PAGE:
34

Consider I have the following interface:

public interface A { public void b(); }

However I want each of the classes that implement it to have a different return type for the method b().

Examples:

public class C { 
  public C b() {} 
}

public class D { 
  public D b() {} 
}

How would I define my interface so that this was possible?

3 Answers 3

52

If the return type must be the type of the class that implements the interface, then what you want is called an F-bounded type:

public interface A<T extends A<T>>{ public T b(); }

public class C implements A<C>{
  public C b() { ... }
}

public class D implements A<D>{
  public D b() { ... }
}

In words, A is declaring a type parameter T that will take on the value of each concrete type that implements A. This is typically used to declare things like clone() or copy() methods that are well-typed. As another example, it's used by java.lang.Enum to declare that each enum's inherited compareTo(E) method applies only to other enums of that particular type.

If you use this pattern often enough, you'll run into scenarios where you need this to be of type T. At first glance it might seem obvious that it is1, but you'll actually need to declare an abstract T getThis() method which implementers will have to trivially implement as return this.

[1] As commenters have pointed out, it is possible to do something sneaky like X implements A<Y> if X and Y cooperate properly. The presence of a T getThis() method makes it even clearer that X is circumventing the intentions of the author of the A interface.

9
  • 1
    Good answer (and a great example of the power of generics), but this doesn't prevent the programmer from doing C implements A<D> (see my second answer).
    – Cam
    Mar 10, 2010 at 22:32
  • 2
    @Matt McHenry: Any specific reason, why you are doing A<T extends A<T>> rather than just A<T>?
    – ARK
    Nov 12, 2015 at 15:11
  • 1
    @MattMcHenry What if I declare interface A as public interface A<T extends A> ? It seems that it still works well with your example. So what's the difference here?
    – Jian Guo
    Aug 31, 2017 at 3:40
  • 1
    That last reference to A is a raw type. That should be avoided in anything except legacy code. Aug 31, 2017 at 16:15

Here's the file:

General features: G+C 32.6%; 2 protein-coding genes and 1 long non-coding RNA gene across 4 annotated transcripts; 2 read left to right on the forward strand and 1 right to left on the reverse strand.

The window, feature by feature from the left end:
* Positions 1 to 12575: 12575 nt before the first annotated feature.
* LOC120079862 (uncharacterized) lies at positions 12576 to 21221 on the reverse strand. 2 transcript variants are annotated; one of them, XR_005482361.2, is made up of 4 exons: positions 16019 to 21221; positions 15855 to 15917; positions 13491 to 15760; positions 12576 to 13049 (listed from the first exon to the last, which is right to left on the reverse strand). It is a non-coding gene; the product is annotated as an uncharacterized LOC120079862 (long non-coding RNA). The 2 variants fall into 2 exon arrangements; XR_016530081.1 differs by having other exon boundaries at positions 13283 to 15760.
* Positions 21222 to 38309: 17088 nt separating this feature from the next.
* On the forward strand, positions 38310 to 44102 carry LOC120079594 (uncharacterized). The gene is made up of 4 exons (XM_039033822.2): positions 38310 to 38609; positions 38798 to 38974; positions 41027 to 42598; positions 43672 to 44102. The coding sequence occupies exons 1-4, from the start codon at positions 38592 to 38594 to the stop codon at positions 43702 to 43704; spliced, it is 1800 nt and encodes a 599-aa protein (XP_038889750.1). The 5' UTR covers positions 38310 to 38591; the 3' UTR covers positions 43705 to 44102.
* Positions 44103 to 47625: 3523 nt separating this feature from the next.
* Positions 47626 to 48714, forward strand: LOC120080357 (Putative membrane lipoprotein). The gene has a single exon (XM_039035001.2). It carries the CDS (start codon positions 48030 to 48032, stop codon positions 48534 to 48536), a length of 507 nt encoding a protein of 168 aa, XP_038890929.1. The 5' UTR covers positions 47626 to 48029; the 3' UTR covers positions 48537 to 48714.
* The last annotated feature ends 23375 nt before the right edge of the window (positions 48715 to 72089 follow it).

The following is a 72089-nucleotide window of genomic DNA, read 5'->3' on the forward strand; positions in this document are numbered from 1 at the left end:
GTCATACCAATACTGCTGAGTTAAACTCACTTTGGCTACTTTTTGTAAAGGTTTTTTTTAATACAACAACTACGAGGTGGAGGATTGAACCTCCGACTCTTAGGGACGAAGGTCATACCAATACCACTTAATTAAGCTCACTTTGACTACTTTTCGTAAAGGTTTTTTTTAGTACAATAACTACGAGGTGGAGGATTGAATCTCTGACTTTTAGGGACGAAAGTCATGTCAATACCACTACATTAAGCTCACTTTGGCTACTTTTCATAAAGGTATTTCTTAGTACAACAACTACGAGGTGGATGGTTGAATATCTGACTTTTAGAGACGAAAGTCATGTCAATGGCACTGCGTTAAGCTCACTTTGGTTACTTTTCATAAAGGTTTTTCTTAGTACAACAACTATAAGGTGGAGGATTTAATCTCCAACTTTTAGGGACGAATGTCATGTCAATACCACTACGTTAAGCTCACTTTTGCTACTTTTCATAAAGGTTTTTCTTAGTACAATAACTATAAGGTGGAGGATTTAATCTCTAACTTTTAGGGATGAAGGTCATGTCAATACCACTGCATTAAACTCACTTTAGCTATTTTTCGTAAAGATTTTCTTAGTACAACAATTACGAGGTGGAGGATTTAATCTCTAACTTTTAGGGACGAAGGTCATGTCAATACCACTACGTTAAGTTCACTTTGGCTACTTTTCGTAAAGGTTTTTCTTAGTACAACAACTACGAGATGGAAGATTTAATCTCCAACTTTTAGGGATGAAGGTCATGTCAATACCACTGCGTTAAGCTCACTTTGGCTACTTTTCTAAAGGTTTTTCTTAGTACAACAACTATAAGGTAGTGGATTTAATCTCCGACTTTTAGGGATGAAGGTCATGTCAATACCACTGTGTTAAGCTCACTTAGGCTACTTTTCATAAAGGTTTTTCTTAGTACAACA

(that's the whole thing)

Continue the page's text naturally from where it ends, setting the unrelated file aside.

• 1
    @ARK @JianGuo I believe the self-referencial notation is to constrain T as much as possible. Consider that if we only had A<T>, something like class Cat implements A<String> { ... } would be allowed. The inention is to have T close in as much as possible to the type that implements A. What little amount of info do we have on T? ... well we know that it at least extends/implements A<T>, so we can add that to the constraints.
    – init_js
    Mar 24 at 1:38
37

Generics.

public interface A<E>{
    public E b();
}

public class C implements A<C>{
    public C b(){
        return new C();
    }
}

public class D implements A<D>{
    public D b(){
        return new D();
    }
}

Search up generics for more details, but (very) basically, what's happening is that A leaves E's type up to the implementing clases (C and D).

So basically A doesn't know (and doesn't have to know) what E might be in any given implementation.

1
  • 3
    I like that one more than the one marked as "the" answer, because you don't have to rely on the fact that the implementors will actually include their class name in the generified declaration. Thumbs up from me on that one.
    – dimitarvp
    Mar 10, 2010 at 9:18
2

Since Java supports covariant return types (since Java 1.5), you can do:

public interface A { public Object b(); }
2
  • 8
    Not great. You want your interface to leave as little room for accidental misuse as possible. With a method like that, it would be very easy for the programer to make a mistake when implementing A.
    – Cam
    Mar 10, 2010 at 1:37
  • The question did not explicitly specify any restrictions on the overriding types. Of course, if such restrictions exist, one should enforce them with the interface where feasible.
    – meriton
    Mar 11, 2010 at 0:10

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